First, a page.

Standing Strong Through The Storm (SSTS), a daily devotional message by SSTS author Paul Estabrooks. © 2011 Open Doors International. Used by permission.
For the next nine days we’ll look at Jesus’ greatest training program—the Beatitudes.

Men of the Bible - Friday, July 12, 2019


His name means: "Yahweh Supports Him"

His work: Josiah was the last good king of Judah, reigning from about 640-609 BC. Like his great-grandfather Hezekiah, he instituted sweeping religious reforms in Judah. Because of his faithfulness, the prophetess Huldah assured him he would not see the destruction that would one day overtake Jerusalem and Judah.
His character: Though Josiah became king when he was only a boy, he became one of Judah's strongest spiritual leaders, a man whose devotion, obedience, humility, and repentance on behalf of the people helped for a time to restore Judah's fractured relationship with the Lord.
His sorrow: That his reforms, which were not supported by those who succeeded him, occurred too late to avert judgment on Judah.
His triumph: So strong was Josiah's influence that it extended beyond Judah to embrace the northern tribes as well.
Key Scriptures: 1 Kings 12:25-33; 13:2-3; 2 Kings 22-23; 2 Chronicles 34-35

A Look at the Man

Josiah was one of twenty kings who ruled Judah during the period of the divided kingdom. Many of the kings who preceded him had little regard for preserving the spiritual vitality of Judah, absorbed as they were in the struggle to secure their own power. And even though his reign was one of the best and brightest, Josiah was incapable of reversing Judah's steady slide toward paganism. Sadly, his reforms perished with him, and a few years later Judah suffered the punishment long prophesied.

Like few leaders in the history of the world, Josiah knew the outcome of his story in advance. God had told him, through the prophetess Huldah, that Judah would eventually suffer disaster because of its sins. Such knowledge could have prompted him to give up, to conclude that he was wasting precious time and energy on a lost cause. But instead of abandoning his reforms, Josiah stepped up his efforts. Refusing to be deflected from his life's purpose, he continued clearing away the detritus of paganism in hopes of bringing Judah back to God.

The young king must have understood a principle we often lose sight of, namely, that faithfulness is more important than success. That doing what's right, regardless of the odds, is crucial. Josiah must have known that spiritual greatness is measured not by victory but by our determination to use the power God gives us, however great or small, to further his purposes. Because of his faithfulness, the Lord spared him the pain and grief of witnessing the disaster that eventually overtook the land he loved.

Like Josiah, we sometimes face situations that seem impossible: a difficult marriage, a challenging job, a divided church, or life in a world that sometimes despises the things we cherish most. We wonder how anything good can result from the current course of affairs. Unlike Josiah, we don't know the outcome in advance. None of us can preclude the possibility that our circumstances will radically change for the better. But like him, we can remember that God never requires us to be successful, only faithful.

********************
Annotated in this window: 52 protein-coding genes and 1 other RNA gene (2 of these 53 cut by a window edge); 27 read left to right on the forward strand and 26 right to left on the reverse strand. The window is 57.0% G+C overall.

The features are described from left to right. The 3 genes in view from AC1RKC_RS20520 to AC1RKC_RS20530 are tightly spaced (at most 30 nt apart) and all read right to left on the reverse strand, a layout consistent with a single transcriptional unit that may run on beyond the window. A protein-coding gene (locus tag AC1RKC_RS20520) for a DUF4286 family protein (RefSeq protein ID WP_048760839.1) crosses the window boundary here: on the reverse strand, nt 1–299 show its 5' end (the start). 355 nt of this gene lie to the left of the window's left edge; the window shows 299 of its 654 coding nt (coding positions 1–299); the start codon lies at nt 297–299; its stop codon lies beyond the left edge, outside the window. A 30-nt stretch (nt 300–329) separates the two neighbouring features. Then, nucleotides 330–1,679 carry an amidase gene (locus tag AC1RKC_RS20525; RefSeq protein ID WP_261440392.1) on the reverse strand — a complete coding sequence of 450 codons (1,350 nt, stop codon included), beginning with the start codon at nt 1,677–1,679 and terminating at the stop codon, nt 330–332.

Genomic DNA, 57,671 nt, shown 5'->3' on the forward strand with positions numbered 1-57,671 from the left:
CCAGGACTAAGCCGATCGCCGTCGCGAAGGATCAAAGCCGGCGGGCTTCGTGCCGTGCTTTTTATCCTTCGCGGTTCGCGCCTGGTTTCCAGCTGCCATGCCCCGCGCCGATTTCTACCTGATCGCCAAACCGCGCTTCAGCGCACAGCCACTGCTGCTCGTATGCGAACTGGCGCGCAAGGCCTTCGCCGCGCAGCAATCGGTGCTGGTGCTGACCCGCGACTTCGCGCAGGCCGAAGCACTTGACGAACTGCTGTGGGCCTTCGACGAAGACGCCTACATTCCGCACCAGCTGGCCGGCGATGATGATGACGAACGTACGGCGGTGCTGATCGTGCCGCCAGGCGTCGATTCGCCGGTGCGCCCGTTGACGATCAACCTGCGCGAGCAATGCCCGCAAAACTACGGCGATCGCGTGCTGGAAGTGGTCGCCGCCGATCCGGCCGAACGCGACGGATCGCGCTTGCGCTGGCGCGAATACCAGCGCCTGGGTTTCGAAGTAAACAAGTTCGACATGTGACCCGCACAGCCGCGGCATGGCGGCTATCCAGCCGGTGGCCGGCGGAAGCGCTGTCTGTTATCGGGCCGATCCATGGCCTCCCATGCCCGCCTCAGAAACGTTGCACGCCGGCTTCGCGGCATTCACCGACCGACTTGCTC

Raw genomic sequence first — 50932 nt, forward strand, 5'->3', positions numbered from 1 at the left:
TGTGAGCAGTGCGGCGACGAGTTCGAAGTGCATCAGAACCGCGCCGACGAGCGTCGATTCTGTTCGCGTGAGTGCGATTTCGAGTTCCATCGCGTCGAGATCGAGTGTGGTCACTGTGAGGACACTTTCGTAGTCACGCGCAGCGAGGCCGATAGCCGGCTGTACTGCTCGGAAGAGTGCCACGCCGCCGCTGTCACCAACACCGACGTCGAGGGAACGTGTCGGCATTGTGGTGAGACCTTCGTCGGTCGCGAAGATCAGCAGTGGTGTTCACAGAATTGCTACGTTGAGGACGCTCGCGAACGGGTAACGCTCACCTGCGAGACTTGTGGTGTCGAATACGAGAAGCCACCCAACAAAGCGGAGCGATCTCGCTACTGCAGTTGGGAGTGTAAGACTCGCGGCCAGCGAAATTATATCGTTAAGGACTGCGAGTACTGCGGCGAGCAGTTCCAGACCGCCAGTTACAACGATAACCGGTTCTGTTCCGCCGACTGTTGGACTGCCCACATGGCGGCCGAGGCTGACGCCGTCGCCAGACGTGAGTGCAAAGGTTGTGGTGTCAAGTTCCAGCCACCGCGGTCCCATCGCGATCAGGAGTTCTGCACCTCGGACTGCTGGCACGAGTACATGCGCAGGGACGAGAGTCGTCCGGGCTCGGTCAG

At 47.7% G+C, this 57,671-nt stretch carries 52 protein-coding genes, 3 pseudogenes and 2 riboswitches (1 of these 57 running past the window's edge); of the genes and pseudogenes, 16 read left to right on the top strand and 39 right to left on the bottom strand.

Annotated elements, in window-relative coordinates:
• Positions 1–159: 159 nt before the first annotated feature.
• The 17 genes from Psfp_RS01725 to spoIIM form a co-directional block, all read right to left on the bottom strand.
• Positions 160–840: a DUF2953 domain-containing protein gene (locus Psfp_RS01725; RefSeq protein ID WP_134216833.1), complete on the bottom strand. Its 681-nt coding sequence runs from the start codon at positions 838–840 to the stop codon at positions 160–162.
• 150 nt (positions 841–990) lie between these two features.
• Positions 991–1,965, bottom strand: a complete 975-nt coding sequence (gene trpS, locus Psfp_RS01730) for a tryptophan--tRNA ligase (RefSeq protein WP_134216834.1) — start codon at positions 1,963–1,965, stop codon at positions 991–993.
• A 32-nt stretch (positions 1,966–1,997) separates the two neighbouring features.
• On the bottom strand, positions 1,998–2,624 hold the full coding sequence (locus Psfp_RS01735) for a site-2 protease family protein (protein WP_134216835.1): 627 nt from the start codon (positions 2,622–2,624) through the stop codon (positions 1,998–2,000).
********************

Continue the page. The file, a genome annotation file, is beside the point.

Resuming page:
Reflect On: 2 Kings 22:3–20
Praise God: For hearing the prayers of the humble.
Offer Thanks: For the freedom we have to worship him.
Confess: Any self-righteousness that keeps you from identifying with the sins and failures of God’s people.
Ask God: To renew the church, so that all of his people may worship him in spirit and truth.

Today's reading is a brief excerpt from Men of the Bible: A One-Year Devotional Study of Men in Scripture by Ann Spangler and Robert Wolgemuth (Zondervan). © 2010 by Ann Spangler. Used with permission. All rights reserved. Enjoy the complete book by purchasing your own copy at the Bible Gateway Store. The book's title must be included when sharing the above content on social media.
Josiah was the last good king of Judah, reigning from about 640-609 BC.

LHM Daily Devotions - At the End of the Day

"At the End of the Day"

Jul. 12, 2019

Whatever you do, work heartily, as for the Lord and not for men, knowing that from the Lord you will receive the inheritance as your reward. You are serving the Lord Christ.

"A doctor who diagnoses himself has a fool for a patient," so goes the old saying. For many, part of the American dream involves "calling our own shots," being our own boss. Splendid as this sounds, it can be fraught with hardships, as we are not always skilled at managing ourselves. In fact, the person who strives toward being her own boss might find she has a fool for an employee.